M A I N   N E W S

Special to the tribune
Indian Army’s unpaid spy dies in oblivion
British-born Sydney Wignall discovered the secrets of China’s expansion across Tibet to the borders of India and Nepal
Shyam Bhatia in London

India never forgets its enemies, but sometimes has difficulty remembering its friends like the recently deceased British mountaineer who risked his life to gather information about China’s military build-up in the Himalayas.

Sadly, New Delhi has ignored the death of Cheshire-born Sydney Wignall who died a few weeks ago in the UK at the age of 89. A British-born hero and unpaid spy of the Indian Army, he used both brains and brawn to discover the secrets of China’s expansion across Tibet to the borders of India and Nepal.

Wignall suffered frost bite, dysentery and regular beatings at the hands of Chinese army guards during his two-month incarceration in a rat-infested prison in Tibet. After his release, he received profuse thanks from his Indian Army contacts for the valuable data he obtained. But the only ‘reward’ he claimed and obtained was a supply of cricket bats and balls for the children of a Nepalese village school that he visited on his way to Tibet.

In 1955, seven years before the Indian Army’s disastrous rout at the hands of Chinese forces, Cheshire-born Sydney Wignall was inspired to lead a Welsh Himalayan Expedition to try and climb the 25,355-foot-high Gurla Mandhata peak in Western Tibet.

Sponsored by the Liverpool Daily Post newspaper and Life magazine, the ostensible objective of the team was to place the flags of Wales and the Chinese Republic on the Gurla Mandhata summit.

Unbeknown to his fellow climbers, however, Wignall had also agreed to gather information for the Indian Army intelligence worried about China’s secret military build up in what was then the autonomous region of Tibet.

Although he and his fellow climber John Harrop, together with their Nepalese liaison officer Damodar Narayan Suwal, were captured soon after they crossed the ill-defined Nepalese border, the information that Wignall collected was the equivalent of intelligence gold dust.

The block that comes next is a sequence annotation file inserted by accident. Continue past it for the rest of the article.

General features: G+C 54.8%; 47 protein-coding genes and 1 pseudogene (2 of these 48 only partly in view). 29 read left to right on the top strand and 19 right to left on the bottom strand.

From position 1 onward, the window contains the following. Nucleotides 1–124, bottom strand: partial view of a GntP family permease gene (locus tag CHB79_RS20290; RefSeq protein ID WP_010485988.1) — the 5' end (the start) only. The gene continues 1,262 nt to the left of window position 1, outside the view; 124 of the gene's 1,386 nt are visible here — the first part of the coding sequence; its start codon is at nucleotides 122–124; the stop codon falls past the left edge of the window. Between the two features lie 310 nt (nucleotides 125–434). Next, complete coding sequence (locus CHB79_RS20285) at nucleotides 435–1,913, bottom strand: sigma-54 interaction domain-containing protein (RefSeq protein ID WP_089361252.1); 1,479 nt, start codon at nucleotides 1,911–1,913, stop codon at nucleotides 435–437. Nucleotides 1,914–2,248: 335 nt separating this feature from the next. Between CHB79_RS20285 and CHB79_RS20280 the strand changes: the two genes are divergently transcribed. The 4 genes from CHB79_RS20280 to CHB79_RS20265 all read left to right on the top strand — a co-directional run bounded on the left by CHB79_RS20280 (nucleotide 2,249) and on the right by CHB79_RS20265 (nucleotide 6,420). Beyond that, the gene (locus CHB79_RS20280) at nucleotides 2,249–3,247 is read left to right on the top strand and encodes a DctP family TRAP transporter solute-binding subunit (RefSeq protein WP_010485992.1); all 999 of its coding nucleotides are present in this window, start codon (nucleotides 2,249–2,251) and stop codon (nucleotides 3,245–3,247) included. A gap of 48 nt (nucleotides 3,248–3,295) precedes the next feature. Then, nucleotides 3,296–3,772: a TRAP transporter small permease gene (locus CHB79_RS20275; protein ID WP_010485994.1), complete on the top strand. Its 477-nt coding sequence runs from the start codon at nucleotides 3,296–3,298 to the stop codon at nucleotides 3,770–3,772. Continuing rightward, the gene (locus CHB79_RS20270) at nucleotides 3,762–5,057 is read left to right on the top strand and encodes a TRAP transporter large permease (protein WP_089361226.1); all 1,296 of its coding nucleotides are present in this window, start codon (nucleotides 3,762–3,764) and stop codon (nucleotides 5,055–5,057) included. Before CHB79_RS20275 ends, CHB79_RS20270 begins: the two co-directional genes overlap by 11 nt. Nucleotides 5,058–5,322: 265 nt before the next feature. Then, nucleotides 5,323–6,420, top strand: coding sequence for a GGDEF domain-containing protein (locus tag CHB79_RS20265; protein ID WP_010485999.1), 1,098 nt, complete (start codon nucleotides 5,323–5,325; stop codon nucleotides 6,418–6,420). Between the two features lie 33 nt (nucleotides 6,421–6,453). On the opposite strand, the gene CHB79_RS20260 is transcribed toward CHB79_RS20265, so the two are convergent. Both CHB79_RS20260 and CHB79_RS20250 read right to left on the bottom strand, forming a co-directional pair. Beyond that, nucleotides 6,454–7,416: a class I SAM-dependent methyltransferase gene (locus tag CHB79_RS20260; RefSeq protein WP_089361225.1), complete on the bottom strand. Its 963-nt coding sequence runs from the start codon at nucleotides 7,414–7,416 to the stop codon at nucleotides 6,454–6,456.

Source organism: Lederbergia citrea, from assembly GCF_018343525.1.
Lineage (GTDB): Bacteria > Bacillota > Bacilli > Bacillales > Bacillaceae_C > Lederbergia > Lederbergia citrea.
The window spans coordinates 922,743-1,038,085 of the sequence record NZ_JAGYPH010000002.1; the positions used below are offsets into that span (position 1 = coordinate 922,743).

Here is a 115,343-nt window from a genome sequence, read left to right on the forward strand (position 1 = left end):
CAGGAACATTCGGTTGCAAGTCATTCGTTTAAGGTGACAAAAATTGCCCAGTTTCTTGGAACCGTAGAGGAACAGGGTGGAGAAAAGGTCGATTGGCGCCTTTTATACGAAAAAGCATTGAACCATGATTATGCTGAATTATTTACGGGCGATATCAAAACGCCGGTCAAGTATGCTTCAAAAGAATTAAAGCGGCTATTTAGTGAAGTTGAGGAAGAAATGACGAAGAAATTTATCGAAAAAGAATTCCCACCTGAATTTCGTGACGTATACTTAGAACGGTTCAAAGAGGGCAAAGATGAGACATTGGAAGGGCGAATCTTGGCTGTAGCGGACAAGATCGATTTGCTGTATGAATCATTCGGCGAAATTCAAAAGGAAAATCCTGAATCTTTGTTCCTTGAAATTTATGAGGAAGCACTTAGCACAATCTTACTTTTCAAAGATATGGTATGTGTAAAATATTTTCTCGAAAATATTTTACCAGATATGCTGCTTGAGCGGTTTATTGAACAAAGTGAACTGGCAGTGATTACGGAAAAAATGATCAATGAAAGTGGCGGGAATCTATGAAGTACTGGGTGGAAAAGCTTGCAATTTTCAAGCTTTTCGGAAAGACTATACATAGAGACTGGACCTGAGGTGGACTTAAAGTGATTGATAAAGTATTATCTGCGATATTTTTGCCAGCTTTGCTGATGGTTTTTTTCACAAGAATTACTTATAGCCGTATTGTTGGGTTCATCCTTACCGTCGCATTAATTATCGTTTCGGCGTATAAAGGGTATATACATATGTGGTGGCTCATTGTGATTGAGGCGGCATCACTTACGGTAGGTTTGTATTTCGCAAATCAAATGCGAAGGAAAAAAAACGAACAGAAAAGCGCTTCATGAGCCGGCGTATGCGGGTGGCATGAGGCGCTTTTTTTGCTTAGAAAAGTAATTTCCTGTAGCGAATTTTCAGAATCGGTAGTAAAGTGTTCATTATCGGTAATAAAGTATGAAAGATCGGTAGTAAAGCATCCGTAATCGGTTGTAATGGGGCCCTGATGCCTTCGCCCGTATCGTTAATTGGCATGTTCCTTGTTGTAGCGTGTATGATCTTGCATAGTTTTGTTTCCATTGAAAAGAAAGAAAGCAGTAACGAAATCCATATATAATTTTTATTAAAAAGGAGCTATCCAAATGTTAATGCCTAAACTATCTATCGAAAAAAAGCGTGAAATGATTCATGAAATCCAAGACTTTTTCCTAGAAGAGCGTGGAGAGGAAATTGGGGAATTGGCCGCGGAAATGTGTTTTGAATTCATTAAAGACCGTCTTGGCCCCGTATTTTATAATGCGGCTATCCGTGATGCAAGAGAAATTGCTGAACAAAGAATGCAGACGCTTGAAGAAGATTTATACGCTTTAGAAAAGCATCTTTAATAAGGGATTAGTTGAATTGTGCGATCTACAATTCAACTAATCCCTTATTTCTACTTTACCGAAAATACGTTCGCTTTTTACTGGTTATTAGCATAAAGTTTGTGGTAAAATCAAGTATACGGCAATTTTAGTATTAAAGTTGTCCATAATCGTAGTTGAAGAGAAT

It was gratefully received and analysed by his Indian Army contact, Lieut-Col ‘Baij’ Mehta, who was later killed during the Chinese invasion of Arunachel Pradesh in 1962. It was passed on to an equally grateful Gen KS Thimayya, who later became India’s Chief of Army Staff. He tried and failed to persuade Jawaharlal Nehru of China’s aggressive intentions.

Tellingly, Wignall subsequently had little time for Indian politicians, especially Krishna Menon, who allowed their communist sympathies to blind them to Beijing’s aim of dominating South Asia.

Wignall had met Menon many years earlier in London in 1940, seven years before Independence, when India’s future defence minister and other fellow left-wing activists toed the Soviet Union’s then policy of avoiding confrontation with Adolph Hitler. Menon called 18-year-old Wignall ‘impertinent’ and Wignall formed the impression that Menon was ‘vain, arrogant and conceited.” He called him ‘A thoroughly detestable man.’

Wignall’s Indian heroes were the likes of Gen Thimayya, Col Mehta and Brig John Dalvi, who, in 1962, had only 2,700 soldiers under his command to resist a Chinese division of 12,000 that swept down on him from the Thagla Ridge in what was then known as the North East Frontier Agency or NEFA.

Brigadier Dalvi’s 7th Brigade, which ran out of ammunition, suffered 90 per cent casualties. Those who survived the immediate onslaught died overnight because they had not been supplied with adequate tents, sleeping bags or warm winter clothing. Brigadier Dalvi himself was captured and tortured. A broken man when he was released, he died a few years later much before his time.